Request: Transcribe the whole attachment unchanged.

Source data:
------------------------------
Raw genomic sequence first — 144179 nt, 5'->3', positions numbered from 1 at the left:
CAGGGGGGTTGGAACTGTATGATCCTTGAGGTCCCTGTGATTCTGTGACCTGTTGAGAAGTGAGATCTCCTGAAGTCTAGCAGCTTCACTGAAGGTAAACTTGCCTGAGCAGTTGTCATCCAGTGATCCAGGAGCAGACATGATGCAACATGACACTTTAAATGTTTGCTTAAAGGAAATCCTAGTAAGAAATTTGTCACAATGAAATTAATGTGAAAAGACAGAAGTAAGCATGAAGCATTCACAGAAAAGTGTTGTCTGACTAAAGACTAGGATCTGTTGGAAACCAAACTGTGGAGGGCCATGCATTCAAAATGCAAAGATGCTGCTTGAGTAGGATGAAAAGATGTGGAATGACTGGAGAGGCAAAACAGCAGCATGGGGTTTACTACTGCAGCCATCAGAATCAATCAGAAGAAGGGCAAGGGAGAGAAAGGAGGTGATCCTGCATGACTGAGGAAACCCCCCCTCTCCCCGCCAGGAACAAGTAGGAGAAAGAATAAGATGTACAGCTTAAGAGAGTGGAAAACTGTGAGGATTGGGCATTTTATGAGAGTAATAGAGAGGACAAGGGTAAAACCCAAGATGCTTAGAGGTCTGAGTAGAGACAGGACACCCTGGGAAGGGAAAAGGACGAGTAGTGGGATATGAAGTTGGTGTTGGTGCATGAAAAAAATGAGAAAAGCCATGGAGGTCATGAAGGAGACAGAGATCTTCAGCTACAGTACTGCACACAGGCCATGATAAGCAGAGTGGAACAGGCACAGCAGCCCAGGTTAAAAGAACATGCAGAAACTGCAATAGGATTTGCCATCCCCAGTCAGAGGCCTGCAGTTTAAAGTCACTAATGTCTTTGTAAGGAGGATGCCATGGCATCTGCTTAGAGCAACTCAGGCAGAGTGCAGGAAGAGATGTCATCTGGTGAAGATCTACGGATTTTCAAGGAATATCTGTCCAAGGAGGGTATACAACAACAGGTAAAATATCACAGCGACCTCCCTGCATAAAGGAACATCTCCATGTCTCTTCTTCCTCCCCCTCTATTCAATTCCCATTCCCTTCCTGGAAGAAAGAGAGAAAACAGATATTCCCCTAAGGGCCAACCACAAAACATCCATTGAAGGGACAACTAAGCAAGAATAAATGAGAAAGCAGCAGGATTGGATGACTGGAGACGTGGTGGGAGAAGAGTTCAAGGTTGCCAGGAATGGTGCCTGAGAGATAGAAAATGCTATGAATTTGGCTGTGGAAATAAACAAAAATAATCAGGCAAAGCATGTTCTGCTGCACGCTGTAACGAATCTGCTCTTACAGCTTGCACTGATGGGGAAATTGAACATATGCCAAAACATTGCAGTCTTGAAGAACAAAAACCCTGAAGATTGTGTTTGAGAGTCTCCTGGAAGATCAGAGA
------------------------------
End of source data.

Raw genomic sequence first — 144179 nt, 5'->3', positions numbered from 1 at the left:
CAGGGGGGTTGGAACTGTATGATCCTTGAGGTCCCTGTGATTCTGTGACCTGTTGAGAAGTGAGATCTCCTGAAGTCTAGCAGCTTCACTGAAGGTAAACTTGCCTGAGCAGTTGTCATCCAGTGATCCAGGAGCAGACATGATGCAACATGACACTTTAAATGTTTGCTTAAAGGAAATCCTAGTAAGAAATTTGTCACAATGAAATTAATGTGAAAAGACAGAAGTAAGCATGAAGCATTCACAGAAAAGTGTTGTCTGACTAAAGACTAGGATCTGTTGGAAACCAAACTGTGGAGGGCCATGCATTCAAAATGCAAAGATGCTGCTTGAGTAGGATGAAAAGATGTGGAATGACTGGAGAGGCAAAACAGCAGCATGGGGTTTACTACTGCAGCCATCAGAATCAATCAGAAGAAGGGCAAGGGAGAGAAAGGAGGTGATCCTGCATGACTGAGGAAACCCCCCCTCTCCCCGCCAGGAACAAGTAGGAGAAAGAATAAGATGTACAGCTTAAGAGAGTGGAAAACTGTGAGGATTGGGCATTTTATGAGAGTAATAGAGAGGACAAGGGTAAAACCCAAGATGCTTAGAGGTCTGAGTAGAGACAGGACACCCTGGGAAGGGAAAAGGACGAGTAGTGGGATATGAAGTTGGTGTTGGTGCATGAAAAAAATGAGAAAAGCCATGGAGGTCATGAAGGAGACAGAGATCTTCAGCTACAGTACTGCACACAGGCCATGATAAGCAGAGTGGAACAGGCACAGCAGCCCAGGTTAAAAGAACATGCAGAAACTGCAATAGGATTTGCCATCCCCAGTCAGAGGCCTGCAGTTTAAAGTCACTAATGTCTTTGTAAGGAGGATGCCATGGCATCTGCTTAGAGCAACTCAGGCAGAGTGCAGGAAGAGATGTCATCTGGTGAAGATCTACGGATTTTCAAGGAATATCTGTCCAAGGAGGGTATACAACAACAGGTAAAATATCACAGCGACCTCCCTGCATAAAGGAACATCTCCATGTCTCTTCTTCCTCCCCCTCTATTCAATTCCCATTCCCTTCCTGGAAGAAAGAGAGAAAACAGATATTCCCCTAAGGGCCAACCACAAAACATCCATTGAAGGGACAACTAAGCAAGAATAAATGAGAAAGCAGCAGGATTGGATGACTGGAGACGTGGTGGGAGAAGAGTTCAAGGTTGCCAGGAATGGTGCCTGAGAGATAGAAAATGCTATGAATTTGGCTGTGGAAATAAACAAAAATAATCAGGCAAAGCATGTTCTGCTGCACGCTGTAACGAATCTGCTCTTACAGCTTGCACTGATGGGGAAATTGAACATATGCCAAAACATTGCAGTCTTGAAGAACAAAAACCCTGAAGATTGTGTTTGAGAGTCTCCTGGAAGATCAGAGA